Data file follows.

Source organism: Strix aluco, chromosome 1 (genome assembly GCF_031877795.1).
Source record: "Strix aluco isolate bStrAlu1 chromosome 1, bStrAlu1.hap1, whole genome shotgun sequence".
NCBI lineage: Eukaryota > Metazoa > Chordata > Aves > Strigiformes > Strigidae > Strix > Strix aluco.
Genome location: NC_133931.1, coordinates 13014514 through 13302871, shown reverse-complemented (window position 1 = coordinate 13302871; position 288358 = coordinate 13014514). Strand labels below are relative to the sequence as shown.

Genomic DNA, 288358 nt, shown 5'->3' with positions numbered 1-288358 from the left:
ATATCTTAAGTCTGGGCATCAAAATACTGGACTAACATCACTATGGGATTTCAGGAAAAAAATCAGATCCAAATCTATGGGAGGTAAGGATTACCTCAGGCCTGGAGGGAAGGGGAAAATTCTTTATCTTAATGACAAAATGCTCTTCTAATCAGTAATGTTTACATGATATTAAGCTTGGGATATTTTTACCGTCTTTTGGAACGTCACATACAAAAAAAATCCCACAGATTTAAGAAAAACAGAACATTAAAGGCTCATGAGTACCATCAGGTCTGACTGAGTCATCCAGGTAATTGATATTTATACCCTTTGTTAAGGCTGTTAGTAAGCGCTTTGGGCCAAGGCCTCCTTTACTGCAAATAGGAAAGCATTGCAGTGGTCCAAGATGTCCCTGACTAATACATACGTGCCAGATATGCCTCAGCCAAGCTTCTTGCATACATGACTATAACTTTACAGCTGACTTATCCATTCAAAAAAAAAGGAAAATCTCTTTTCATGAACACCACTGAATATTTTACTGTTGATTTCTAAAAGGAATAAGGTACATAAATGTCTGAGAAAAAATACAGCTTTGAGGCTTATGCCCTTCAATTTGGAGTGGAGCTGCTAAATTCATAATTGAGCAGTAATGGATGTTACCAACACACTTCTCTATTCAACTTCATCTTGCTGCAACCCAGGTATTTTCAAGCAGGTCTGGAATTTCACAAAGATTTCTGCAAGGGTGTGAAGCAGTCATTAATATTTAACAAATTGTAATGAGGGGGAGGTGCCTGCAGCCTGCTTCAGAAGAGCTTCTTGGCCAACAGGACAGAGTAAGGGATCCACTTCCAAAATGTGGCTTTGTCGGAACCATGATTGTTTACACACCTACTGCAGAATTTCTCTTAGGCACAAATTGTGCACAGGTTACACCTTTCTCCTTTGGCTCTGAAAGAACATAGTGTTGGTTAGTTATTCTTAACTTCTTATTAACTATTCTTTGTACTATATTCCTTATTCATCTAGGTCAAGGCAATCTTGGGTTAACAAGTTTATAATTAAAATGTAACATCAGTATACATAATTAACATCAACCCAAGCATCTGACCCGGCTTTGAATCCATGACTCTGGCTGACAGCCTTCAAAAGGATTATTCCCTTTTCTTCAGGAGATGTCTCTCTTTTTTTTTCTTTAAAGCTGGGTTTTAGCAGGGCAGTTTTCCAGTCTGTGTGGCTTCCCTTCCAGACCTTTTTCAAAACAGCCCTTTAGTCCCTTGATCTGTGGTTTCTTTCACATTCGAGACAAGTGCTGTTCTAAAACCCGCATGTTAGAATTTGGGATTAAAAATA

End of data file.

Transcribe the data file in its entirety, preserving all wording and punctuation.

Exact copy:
Source organism: Strix aluco, chromosome 1 (genome assembly GCF_031877795.1).
Source record: "Strix aluco isolate bStrAlu1 chromosome 1, bStrAlu1.hap1, whole genome shotgun sequence".
NCBI lineage: Eukaryota > Metazoa > Chordata > Aves > Strigiformes > Strigidae > Strix > Strix aluco.
Genome location: NC_133931.1, coordinates 13014514 through 13302871, shown reverse-complemented (window position 1 = coordinate 13302871; position 288358 = coordinate 13014514). Strand labels below are relative to the sequence as shown.

Genomic DNA, 288358 nt, shown 5'->3' with positions numbered 1-288358 from the left:
ATATCTTAAGTCTGGGCATCAAAATACTGGACTAACATCACTATGGGATTTCAGGAAAAAAATCAGATCCAAATCTATGGGAGGTAAGGATTACCTCAGGCCTGGAGGGAAGGGGAAAATTCTTTATCTTAATGACAAAATGCTCTTCTAATCAGTAATGTTTACATGATATTAAGCTTGGGATATTTTTACCGTCTTTTGGAACGTCACATACAAAAAAAATCCCACAGATTTAAGAAAAACAGAACATTAAAGGCTCATGAGTACCATCAGGTCTGACTGAGTCATCCAGGTAATTGATATTTATACCCTTTGTTAAGGCTGTTAGTAAGCGCTTTGGGCCAAGGCCTCCTTTACTGCAAATAGGAAAGCATTGCAGTGGTCCAAGATGTCCCTGACTAATACATACGTGCCAGATATGCCTCAGCCAAGCTTCTTGCATACATGACTATAACTTTACAGCTGACTTATCCATTCAAAAAAAAAGGAAAATCTCTTTTCATGAACACCACTGAATATTTTACTGTTGATTTCTAAAAGGAATAAGGTACATAAATGTCTGAGAAAAAATACAGCTTTGAGGCTTATGCCCTTCAATTTGGAGTGGAGCTGCTAAATTCATAATTGAGCAGTAATGGATGTTACCAACACACTTCTCTATTCAACTTCATCTTGCTGCAACCCAGGTATTTTCAAGCAGGTCTGGAATTTCACAAAGATTTCTGCAAGGGTGTGAAGCAGTCATTAATATTTAACAAATTGTAATGAGGGGGAGGTGCCTGCAGCCTGCTTCAGAAGAGCTTCTTGGCCAACAGGACAGAGTAAGGGATCCACTTCCAAAATGTGGCTTTGTCGGAACCATGATTGTTTACACACCTACTGCAGAATTTCTCTTAGGCACAAATTGTGCACAGGTTACACCTTTCTCCTTTGGCTCTGAAAGAACATAGTGTTGGTTAGTTATTCTTAACTTCTTATTAACTATTCTTTGTACTATATTCCTTATTCATCTAGGTCAAGGCAATCTTGGGTTAACAAGTTTATAATTAAAATGTAACATCAGTATACATAATTAACATCAACCCAAGCATCTGACCCGGCTTTGAATCCATGACTCTGGCTGACAGCCTTCAAAAGGATTATTCCCTTTTCTTCAGGAGATGTCTCTCTTTTTTTTTCTTTAAAGCTGGGTTTTAGCAGGGCAGTTTTCCAGTCTGTGTGGCTTCCCTTCCAGACCTTTTTCAAAACAGCCCTTTAGTCCCTTGATCTGTGGTTTCTTTCACATTCGAGACAAGTGCTGTTCTAAAACCCGCATGTTAGAATTTGGGATTAAAAATA